The discovery of the body, beaten and left lying in a pool of blood, with a man's shoe print beside it, leaves Becca stunned and reeling, unable to reconcile the easy world she thought she knew with this new, ugly one filled with suspicion and doubt. Rosenfield alternates scenes of how Amelia Anne ended up dead with Becca's first-person recollections of that summer. The tension rises as each vignette closes, propelling us headlong into a flash of violence and hate as the two stories come together at the finish.

Readers will revel in Kat Rosenfield's description of small-town life. She captures the essence of what it's like to know everyone in town but not know anything about who they really are--their secrets, their fears, their desires. --René Kirkpatrick, blogger and bookseller at Mockingbird Books

Discover: A murder on the outskirts of a small town, which leads to violence and suspicion in the community.

Dutton, $17.99, hardcover, 304p., ages 14-up, 9780525423898

Unlikely Friendships for Kids: The Monkey and the Dove

by Jennifer S. Holland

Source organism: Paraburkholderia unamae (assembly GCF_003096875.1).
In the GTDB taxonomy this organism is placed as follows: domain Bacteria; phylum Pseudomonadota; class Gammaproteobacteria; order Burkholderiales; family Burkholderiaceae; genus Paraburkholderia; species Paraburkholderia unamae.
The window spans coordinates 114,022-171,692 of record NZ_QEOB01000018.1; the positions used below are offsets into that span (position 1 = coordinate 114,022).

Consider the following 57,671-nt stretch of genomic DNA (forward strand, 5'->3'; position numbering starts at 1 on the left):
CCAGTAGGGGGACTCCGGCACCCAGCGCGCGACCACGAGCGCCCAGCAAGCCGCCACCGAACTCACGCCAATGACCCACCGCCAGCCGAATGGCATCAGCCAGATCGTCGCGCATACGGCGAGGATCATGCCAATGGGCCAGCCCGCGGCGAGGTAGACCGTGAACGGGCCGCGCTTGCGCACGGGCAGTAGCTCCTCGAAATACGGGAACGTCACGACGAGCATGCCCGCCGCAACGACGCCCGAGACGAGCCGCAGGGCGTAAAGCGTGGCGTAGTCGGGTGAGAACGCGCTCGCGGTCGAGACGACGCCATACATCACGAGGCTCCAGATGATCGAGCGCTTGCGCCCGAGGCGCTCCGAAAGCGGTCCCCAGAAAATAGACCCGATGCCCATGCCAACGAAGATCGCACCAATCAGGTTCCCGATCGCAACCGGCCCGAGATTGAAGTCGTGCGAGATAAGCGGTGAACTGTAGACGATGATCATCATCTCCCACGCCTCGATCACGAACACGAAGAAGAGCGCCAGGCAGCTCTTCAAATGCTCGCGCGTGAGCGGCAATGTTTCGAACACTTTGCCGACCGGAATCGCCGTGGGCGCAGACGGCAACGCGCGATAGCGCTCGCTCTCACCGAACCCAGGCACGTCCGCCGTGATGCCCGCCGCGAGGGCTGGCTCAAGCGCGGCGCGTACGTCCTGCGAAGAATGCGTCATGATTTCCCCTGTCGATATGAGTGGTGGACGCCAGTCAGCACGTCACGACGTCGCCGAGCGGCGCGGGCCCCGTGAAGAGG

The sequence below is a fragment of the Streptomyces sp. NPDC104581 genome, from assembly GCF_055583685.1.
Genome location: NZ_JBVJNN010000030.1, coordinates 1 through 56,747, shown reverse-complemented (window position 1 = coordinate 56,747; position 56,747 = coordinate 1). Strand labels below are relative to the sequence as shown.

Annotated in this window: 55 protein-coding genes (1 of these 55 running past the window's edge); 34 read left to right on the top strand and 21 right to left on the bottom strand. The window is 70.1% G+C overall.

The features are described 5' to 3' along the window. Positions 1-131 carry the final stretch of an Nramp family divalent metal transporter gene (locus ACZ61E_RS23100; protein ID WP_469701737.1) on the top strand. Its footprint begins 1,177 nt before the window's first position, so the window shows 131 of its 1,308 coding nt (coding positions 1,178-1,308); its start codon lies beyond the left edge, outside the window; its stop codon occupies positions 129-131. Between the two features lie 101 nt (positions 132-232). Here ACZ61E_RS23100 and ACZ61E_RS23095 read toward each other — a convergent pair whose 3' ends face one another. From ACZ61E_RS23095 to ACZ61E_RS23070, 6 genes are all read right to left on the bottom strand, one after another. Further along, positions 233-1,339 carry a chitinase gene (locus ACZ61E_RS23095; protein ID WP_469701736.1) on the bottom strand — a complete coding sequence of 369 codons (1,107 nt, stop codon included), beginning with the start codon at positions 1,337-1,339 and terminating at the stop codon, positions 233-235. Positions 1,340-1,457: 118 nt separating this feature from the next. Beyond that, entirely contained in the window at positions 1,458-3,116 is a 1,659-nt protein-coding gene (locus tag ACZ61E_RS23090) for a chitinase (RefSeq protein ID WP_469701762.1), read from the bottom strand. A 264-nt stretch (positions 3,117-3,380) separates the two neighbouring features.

Jennifer S. Holland adapts her popular adult book, Unlikely Friendships: 47 Remarkable Stories from the Animal Kingdom, into an attractively designed photographic paper-over-board book that makes an ideal transitional reader.

In her introduction, Holland describes how she observed a pair of inseparable fish from two different species on a dive at the Great Barrier Reef, which set her down a path to discover other unlikely buddies. She spotlights five such pairs, beginning with the three-month-old rhesus monkey of the cover, rescued from an island in China, and the dove that befriends him until both can return to the wild. Other odd duos include Mauschen, an Asian black bear in a zoo in Germany, and a stray black cat named Muschi; and Tarra, a performing pachyderm that retires to a Tennessee elephant sanctuary where Bella, a stray dog, befriends her. When Bella gets hospitalized in the vet's quarters, Tarra plants herself outside until Bella emerges, then "pets" the pooch with her trunk! Readers also meet Libby, the "seeing-eye cat" for canine Cashew, who's going blind, and the astonishing friendship of a predator and prey in Kenya--a lioness and a baby oryx.

Each six- to eight-page story, set in large type, brims with irresistible full-color photographs. Children can dip in and out or read the entire book in one sitting. Readers will also want to collect The Dog and the Piglet, Book 2 and The Leopard and the Cow, Book 3. --Jennifer M. Brown, children's editor, Shelf Awareness

Discover: Five entertaining true tales about odd couples of the animal world, collected in a highly photographic early chapter book

Workman, $7.95, hardcover, 48p., ages 7-10, 9780761170112